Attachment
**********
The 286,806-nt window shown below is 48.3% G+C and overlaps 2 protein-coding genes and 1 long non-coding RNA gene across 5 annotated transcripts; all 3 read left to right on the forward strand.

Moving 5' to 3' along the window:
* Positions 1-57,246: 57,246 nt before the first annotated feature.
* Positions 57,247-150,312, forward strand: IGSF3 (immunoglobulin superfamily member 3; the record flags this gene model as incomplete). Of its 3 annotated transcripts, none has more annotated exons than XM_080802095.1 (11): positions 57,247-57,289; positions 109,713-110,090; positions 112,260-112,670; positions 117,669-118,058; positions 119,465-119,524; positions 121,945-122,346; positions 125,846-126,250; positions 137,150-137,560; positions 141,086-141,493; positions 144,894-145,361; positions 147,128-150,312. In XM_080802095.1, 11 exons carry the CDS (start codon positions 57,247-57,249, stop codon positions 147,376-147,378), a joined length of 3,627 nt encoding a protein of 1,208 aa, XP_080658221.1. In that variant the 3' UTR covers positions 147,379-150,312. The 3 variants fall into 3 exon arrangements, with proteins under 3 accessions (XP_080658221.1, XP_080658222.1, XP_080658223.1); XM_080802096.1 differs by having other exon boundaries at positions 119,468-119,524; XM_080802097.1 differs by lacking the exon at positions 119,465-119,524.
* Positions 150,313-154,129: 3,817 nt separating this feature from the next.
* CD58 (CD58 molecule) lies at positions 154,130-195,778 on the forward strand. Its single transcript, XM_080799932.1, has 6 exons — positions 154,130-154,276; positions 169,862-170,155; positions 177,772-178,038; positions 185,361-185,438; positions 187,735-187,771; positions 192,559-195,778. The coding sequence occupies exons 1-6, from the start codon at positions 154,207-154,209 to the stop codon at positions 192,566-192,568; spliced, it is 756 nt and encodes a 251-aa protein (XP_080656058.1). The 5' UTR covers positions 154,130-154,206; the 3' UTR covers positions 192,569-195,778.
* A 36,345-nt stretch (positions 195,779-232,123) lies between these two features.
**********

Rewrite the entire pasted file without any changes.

The 286,806-nt window shown below is 48.3% G+C and overlaps 2 protein-coding genes and 1 long non-coding RNA gene across 5 annotated transcripts; all 3 read left to right on the forward strand.

Moving 5' to 3' along the window:
* Positions 1-57,246: 57,246 nt before the first annotated feature.
* Positions 57,247-150,312, forward strand: IGSF3 (immunoglobulin superfamily member 3; the record flags this gene model as incomplete). Of its 3 annotated transcripts, none has more annotated exons than XM_080802095.1 (11): positions 57,247-57,289; positions 109,713-110,090; positions 112,260-112,670; positions 117,669-118,058; positions 119,465-119,524; positions 121,945-122,346; positions 125,846-126,250; positions 137,150-137,560; positions 141,086-141,493; positions 144,894-145,361; positions 147,128-150,312. In XM_080802095.1, 11 exons carry the CDS (start codon positions 57,247-57,249, stop codon positions 147,376-147,378), a joined length of 3,627 nt encoding a protein of 1,208 aa, XP_080658221.1. In that variant the 3' UTR covers positions 147,379-150,312. The 3 variants fall into 3 exon arrangements, with proteins under 3 accessions (XP_080658221.1, XP_080658222.1, XP_080658223.1); XM_080802096.1 differs by having other exon boundaries at positions 119,468-119,524; XM_080802097.1 differs by lacking the exon at positions 119,465-119,524.
* Positions 150,313-154,129: 3,817 nt separating this feature from the next.
* CD58 (CD58 molecule) lies at positions 154,130-195,778 on the forward strand. Its single transcript, XM_080799932.1, has 6 exons — positions 154,130-154,276; positions 169,862-170,155; positions 177,772-178,038; positions 185,361-185,438; positions 187,735-187,771; positions 192,559-195,778. The coding sequence occupies exons 1-6, from the start codon at positions 154,207-154,209 to the stop codon at positions 192,566-192,568; spliced, it is 756 nt and encodes a 251-aa protein (XP_080656058.1). The 5' UTR covers positions 154,130-154,206; the 3' UTR covers positions 192,569-195,778.
* A 36,345-nt stretch (positions 195,779-232,123) lies between these two features.